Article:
The British economy may have slowly worked its way back into positive figures, yet many of the country’s banks are still held in low regard by the public. Our latest report, ‘The Trust Transaction’, highlights that a third of the 1,000 UK consumers we surveyed don’t trust their bank. However, half say they would trust them more if they provided useful content.
These four campaigns from some of the leading banks in the UK – both established brands and disruptive newcomers – demonstrate how financial institutions can rebuild and solidify their customer relationships through creative content.
Santander’s ‘Successful Modern Entrepreneurship’: Making content go further with effective partnerships
Branded content doesn’t always have to mean producing and distributing your own content from scratch – many great content strategies depend just as much on licensing content or working in partnership with publishers to be successful.
Santander took the latter approach with its ‘Successful Modern Entrepreneurship’ campaign last year, working with the Times to reach small and medium enterprises (SMEs) in the UK through helpful tips, news, and case studies. Santander chose one of the oldest and most prestigious newspaper brands in England to partner with, reinforcing their own expertise and authority.
The partnership kicked off with a four-page supplement in the national newspaper last October, and has continued with further supplements, all featuring contributions from business experts ranging from Dragon Den’s James Caan to Times writers such as business features editor Carol Lewis.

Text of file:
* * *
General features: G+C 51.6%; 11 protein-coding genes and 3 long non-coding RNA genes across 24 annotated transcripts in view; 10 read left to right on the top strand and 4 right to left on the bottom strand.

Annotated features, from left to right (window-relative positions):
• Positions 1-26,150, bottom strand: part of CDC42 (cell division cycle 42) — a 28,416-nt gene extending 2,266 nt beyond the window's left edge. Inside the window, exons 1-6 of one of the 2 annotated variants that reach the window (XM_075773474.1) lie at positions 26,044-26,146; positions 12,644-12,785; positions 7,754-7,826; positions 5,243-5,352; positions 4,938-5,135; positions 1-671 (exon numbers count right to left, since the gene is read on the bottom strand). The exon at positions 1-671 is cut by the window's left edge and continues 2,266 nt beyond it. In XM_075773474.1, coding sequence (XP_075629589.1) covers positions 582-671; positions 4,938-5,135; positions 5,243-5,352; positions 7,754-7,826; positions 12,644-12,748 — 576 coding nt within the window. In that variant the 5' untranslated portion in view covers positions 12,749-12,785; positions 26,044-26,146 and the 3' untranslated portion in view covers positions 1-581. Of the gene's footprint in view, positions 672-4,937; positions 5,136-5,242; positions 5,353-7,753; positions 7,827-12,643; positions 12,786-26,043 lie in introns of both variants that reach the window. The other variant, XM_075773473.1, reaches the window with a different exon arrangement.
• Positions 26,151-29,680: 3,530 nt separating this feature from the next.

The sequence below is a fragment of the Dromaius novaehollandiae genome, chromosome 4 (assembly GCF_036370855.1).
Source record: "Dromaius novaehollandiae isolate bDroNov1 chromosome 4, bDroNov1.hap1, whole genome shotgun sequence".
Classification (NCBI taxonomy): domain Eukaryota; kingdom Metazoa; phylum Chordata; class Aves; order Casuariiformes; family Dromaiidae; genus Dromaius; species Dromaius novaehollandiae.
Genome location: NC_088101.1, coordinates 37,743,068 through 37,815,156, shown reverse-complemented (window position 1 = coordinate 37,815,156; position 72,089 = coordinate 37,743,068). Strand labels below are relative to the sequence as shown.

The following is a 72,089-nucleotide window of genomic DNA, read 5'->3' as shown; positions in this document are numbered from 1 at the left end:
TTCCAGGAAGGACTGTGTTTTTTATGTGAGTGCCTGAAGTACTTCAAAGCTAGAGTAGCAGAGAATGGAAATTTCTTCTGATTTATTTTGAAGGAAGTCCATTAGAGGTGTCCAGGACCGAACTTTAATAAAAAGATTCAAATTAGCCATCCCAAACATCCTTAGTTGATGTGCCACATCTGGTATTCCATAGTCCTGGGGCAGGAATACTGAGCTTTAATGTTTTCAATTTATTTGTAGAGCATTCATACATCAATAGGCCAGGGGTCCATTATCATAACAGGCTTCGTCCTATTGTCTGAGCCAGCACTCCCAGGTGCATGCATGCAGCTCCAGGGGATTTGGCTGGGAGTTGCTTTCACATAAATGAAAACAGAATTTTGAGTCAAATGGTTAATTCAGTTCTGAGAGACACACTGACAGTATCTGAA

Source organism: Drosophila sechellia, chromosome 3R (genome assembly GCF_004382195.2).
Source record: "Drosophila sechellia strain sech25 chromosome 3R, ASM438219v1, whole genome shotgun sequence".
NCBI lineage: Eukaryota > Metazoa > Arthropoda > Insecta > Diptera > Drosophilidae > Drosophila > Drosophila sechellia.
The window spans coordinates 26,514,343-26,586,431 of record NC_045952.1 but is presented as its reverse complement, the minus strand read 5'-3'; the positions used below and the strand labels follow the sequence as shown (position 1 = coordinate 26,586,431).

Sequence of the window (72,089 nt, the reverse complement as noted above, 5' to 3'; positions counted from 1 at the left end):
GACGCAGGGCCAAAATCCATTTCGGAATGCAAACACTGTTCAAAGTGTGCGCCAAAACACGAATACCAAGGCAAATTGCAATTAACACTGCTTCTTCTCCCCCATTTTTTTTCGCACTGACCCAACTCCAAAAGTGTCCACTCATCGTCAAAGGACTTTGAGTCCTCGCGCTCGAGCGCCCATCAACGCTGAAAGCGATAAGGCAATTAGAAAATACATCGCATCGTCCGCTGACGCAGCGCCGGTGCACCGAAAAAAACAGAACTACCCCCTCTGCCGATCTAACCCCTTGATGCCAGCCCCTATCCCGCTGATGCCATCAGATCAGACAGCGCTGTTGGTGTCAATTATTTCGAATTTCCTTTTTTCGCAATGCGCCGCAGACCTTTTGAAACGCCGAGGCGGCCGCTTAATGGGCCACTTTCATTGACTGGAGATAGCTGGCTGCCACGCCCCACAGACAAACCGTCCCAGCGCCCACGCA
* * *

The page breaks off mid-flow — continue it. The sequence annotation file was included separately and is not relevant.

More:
Santander didn’t stop there, however: the bank brought its print content to life with an online hub (featuring blogs, videos, and live Q&As) as well as a series of events, including the newspaper's inaugural SME Summit. This variety of channels not only allows Santander to stay front-of-mind with its target audience, no matter where they might be, but also provides the bank the opportunity to speak in-depth on the wide array of issues affecting SMEs.
Barclays’ Digital Eagles: Helping customers get online to get more out of their banks
Queuing in line at the bank to make a payment is increasingly being replaced by online transactions, but these technological changes can be daunting for some customers. Barclays decided to go one step further to encourage its less Internet-savvy customers to get online by providing them the tools – and the confidence – to do so.
The Digital Eagles programme launched last year to help customers and the general public get online and become digitally active, and has grown significantly since. Instead of just limiting itself to straightforward guides, Barclays used the human touch to convey its message. Its YouTube channel features an over-50’s ‘Walking Football’ league that wanted to learn how to promote their group online, as well as senior citizens Kent and Val learning how to Skype, which have attracted thousands of views. These successful shorts later served as the basis for the bank’s TV campaign.
Digital Eagles is all part of a larger push by the bank to provide better in-branch services, and by bringing this same focus on increased customer service to their online content, Barclays has ensured that its online banking services are actually being used.
First Direct’s #myfirsthome: Making buying a home as fun and exciting as it should be